New Technology Uses Low-Power Wi-Fi Signal To Track Moving Humans - Even Behind Walls

New Technology Uses Low-Power Wi-Fi Signal To Track Moving Humans - Even Behind Walls

Two years ago, Massachusetts Institute of Technology researchers used Wi-Fi signals to see through walls and track a person's activities. The same group has now come up with a new innovation that's not only able to recognize a person's shadow through walls but can also make out different individuals. 

The  team declared  they have refined their system to be even more exact by changing to radio signals. The system, known as “WiTrack,” works with the assistance of four antennae. One transmits a signal and the other three take in signals that bounce back. Based on how long it takes a signal to return, WiTrack can calculate an object’s distance from the antennae and map movement.  

Chronos that can exactly identify the position of a person or object inside a room within tens of centimeters, using WiFi signals only and without any sensors.

"It has traditionally been very difficult to capture such minute motions that occur at the rate of mere millimeters per second," writes Dina Katabi professor of electrical engineering and computer science at MIT in the research paper. She also directs the Wireless Center. "Being able to do so with a low-cost, accessible technology opens up the possibilities for people to be able to track their vital signs on their own."

"Knowing both the distance and the angle allows you to compute the user's position using just one access point," Ph.D. student Deepak Vasisht, who helped author a paper about the new technology, said in a statement.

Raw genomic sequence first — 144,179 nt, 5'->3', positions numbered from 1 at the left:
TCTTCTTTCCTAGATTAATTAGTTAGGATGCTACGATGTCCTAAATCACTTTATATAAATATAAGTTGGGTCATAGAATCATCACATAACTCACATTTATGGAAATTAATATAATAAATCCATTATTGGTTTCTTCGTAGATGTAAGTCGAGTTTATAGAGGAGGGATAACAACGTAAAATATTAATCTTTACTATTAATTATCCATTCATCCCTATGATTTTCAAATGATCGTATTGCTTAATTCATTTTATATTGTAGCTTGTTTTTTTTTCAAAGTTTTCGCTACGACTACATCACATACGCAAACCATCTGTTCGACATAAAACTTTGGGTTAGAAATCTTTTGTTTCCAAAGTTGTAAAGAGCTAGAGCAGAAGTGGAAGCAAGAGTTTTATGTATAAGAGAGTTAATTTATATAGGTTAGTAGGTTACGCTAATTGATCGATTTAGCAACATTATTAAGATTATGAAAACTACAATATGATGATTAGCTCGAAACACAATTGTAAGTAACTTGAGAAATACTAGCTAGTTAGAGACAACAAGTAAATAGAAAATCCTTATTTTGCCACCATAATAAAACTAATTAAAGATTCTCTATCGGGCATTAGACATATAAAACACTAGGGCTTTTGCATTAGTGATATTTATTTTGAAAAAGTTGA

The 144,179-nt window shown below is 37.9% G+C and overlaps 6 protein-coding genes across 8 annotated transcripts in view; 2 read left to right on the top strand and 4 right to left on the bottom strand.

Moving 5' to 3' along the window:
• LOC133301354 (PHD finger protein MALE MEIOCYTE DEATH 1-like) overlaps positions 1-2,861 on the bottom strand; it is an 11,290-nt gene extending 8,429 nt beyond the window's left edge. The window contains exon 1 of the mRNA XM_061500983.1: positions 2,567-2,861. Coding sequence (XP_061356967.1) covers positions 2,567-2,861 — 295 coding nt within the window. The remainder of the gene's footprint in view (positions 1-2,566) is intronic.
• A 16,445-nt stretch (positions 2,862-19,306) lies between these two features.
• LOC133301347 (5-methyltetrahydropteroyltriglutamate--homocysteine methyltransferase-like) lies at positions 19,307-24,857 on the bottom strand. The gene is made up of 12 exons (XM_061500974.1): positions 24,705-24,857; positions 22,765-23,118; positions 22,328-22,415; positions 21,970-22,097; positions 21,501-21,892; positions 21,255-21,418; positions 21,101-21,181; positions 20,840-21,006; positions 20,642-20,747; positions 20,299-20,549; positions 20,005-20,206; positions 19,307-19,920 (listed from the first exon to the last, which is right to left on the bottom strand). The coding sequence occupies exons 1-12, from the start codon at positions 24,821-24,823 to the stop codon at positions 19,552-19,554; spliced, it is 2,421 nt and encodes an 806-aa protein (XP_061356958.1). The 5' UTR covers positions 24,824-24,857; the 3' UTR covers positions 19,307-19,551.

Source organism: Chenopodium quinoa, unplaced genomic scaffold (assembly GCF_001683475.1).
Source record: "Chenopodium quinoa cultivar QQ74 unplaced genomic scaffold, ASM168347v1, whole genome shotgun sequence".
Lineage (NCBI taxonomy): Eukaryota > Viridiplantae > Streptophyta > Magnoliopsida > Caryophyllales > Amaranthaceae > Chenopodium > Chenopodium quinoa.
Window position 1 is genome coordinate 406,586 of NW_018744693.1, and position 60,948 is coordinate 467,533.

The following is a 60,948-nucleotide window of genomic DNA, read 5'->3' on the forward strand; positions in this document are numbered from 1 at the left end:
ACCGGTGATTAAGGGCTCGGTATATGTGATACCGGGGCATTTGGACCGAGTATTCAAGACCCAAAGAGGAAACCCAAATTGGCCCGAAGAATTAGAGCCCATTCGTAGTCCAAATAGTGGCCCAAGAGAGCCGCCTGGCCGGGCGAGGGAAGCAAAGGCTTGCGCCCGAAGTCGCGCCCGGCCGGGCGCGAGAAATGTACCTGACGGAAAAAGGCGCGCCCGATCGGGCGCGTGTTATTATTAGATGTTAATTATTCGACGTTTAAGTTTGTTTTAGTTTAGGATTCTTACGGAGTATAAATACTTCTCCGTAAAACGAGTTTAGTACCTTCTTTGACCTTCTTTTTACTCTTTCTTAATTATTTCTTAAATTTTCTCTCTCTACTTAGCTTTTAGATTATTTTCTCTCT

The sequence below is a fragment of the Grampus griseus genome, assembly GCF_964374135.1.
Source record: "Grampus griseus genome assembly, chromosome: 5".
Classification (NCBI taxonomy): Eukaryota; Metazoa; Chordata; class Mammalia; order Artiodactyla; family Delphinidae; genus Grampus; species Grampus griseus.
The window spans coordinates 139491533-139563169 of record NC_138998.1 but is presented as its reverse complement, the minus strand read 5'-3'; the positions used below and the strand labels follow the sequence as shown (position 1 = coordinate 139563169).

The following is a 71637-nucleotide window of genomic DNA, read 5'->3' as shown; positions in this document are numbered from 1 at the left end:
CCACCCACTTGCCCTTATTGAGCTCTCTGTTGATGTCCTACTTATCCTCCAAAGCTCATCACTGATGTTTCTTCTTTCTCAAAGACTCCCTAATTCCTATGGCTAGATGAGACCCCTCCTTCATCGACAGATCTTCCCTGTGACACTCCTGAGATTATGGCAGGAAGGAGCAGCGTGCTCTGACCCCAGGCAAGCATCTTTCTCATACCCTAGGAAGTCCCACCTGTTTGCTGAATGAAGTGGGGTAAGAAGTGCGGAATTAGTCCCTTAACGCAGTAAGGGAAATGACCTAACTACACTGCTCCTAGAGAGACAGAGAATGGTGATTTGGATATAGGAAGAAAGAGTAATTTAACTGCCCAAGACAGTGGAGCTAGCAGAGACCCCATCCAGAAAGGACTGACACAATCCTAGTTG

Chronos works without the guide of any secondary sensors just utilizing a technology called time-of-flight calculation that measures the time it takes data to travel from the WiFi access point to the user's device. 

The researchers said Chronos is 20 times more exact than the current WiFi-based tracking systems. This can be used to give Wi-Fi access to folks in one area, whereas keeping those outside the specified location of the network. It may also be used on drones in the future to help them maintain a safe distance from people. Researchers say that Chronos was 94 percent successful in identifying which room a person is currently in, and 97 percent effective in figuring out whether if a shop's customer was inside or outside the store.

"From developing drones that are safer for people to be around, to tracking where family members are in your house, Chronos could open up new avenues for using WiFi in robotics, home automation and more," Vasisht said. "Designing a system that enables one WiFi node to locate another is an important step for wireless technology."

Wi-Fi can enter walls, but not very well as anyone who has had to set up a signal repeater knows. Things can block the signal, like stucco walls and paints. Even when it does enter, the signal can be spoiled by other objects, so the team had to create technology to cancel out insignificant reflections.
Eventually, the team hopes to enhance the technology to the point it can produce outlines of the people and detect emotions and feelings.

"We’re working to turn this technology into an in-home device that can call 911 if it detects that a family member has fallen unconscious," says Katabi. "You could also imagine it being used to operate your lights and TVs, or to adjust your heating by monitoring where you are in the house."

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